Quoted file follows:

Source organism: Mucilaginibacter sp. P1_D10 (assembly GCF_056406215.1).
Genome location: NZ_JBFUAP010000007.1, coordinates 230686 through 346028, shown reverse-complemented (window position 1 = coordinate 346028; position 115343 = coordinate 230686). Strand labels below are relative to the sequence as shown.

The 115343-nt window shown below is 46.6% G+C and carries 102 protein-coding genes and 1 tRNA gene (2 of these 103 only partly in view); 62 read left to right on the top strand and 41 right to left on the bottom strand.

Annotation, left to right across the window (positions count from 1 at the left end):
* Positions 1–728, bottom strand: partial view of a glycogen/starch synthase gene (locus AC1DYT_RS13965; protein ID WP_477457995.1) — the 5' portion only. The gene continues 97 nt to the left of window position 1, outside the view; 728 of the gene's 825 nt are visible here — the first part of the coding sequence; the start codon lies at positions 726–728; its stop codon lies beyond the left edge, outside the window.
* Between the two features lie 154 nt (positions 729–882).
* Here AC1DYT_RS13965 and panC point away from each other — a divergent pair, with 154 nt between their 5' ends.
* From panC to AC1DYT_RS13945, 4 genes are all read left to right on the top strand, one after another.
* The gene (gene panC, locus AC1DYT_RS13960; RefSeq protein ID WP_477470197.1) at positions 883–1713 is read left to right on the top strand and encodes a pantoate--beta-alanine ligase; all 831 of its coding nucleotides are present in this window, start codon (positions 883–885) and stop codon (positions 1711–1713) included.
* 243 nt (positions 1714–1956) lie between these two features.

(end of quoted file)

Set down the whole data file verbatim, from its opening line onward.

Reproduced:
Source organism: Mucilaginibacter sp. P1_D10 (assembly GCF_056406215.1).
Genome location: NZ_JBFUAP010000007.1, coordinates 230686 through 346028, shown reverse-complemented (window position 1 = coordinate 346028; position 115343 = coordinate 230686). Strand labels below are relative to the sequence as shown.

The 115343-nt window shown below is 46.6% G+C and carries 102 protein-coding genes and 1 tRNA gene (2 of these 103 only partly in view); 62 read left to right on the top strand and 41 right to left on the bottom strand.

Annotation, left to right across the window (positions count from 1 at the left end):
* Positions 1–728, bottom strand: partial view of a glycogen/starch synthase gene (locus AC1DYT_RS13965; protein ID WP_477457995.1) — the 5' portion only. The gene continues 97 nt to the left of window position 1, outside the view; 728 of the gene's 825 nt are visible here — the first part of the coding sequence; the start codon lies at positions 726–728; its stop codon lies beyond the left edge, outside the window.
* Between the two features lie 154 nt (positions 729–882).
* Here AC1DYT_RS13965 and panC point away from each other — a divergent pair, with 154 nt between their 5' ends.
* From panC to AC1DYT_RS13945, 4 genes are all read left to right on the top strand, one after another.
* The gene (gene panC, locus AC1DYT_RS13960; RefSeq protein ID WP_477470197.1) at positions 883–1713 is read left to right on the top strand and encodes a pantoate--beta-alanine ligase; all 831 of its coding nucleotides are present in this window, start codon (positions 883–885) and stop codon (positions 1711–1713) included.
* 243 nt (positions 1714–1956) lie between these two features.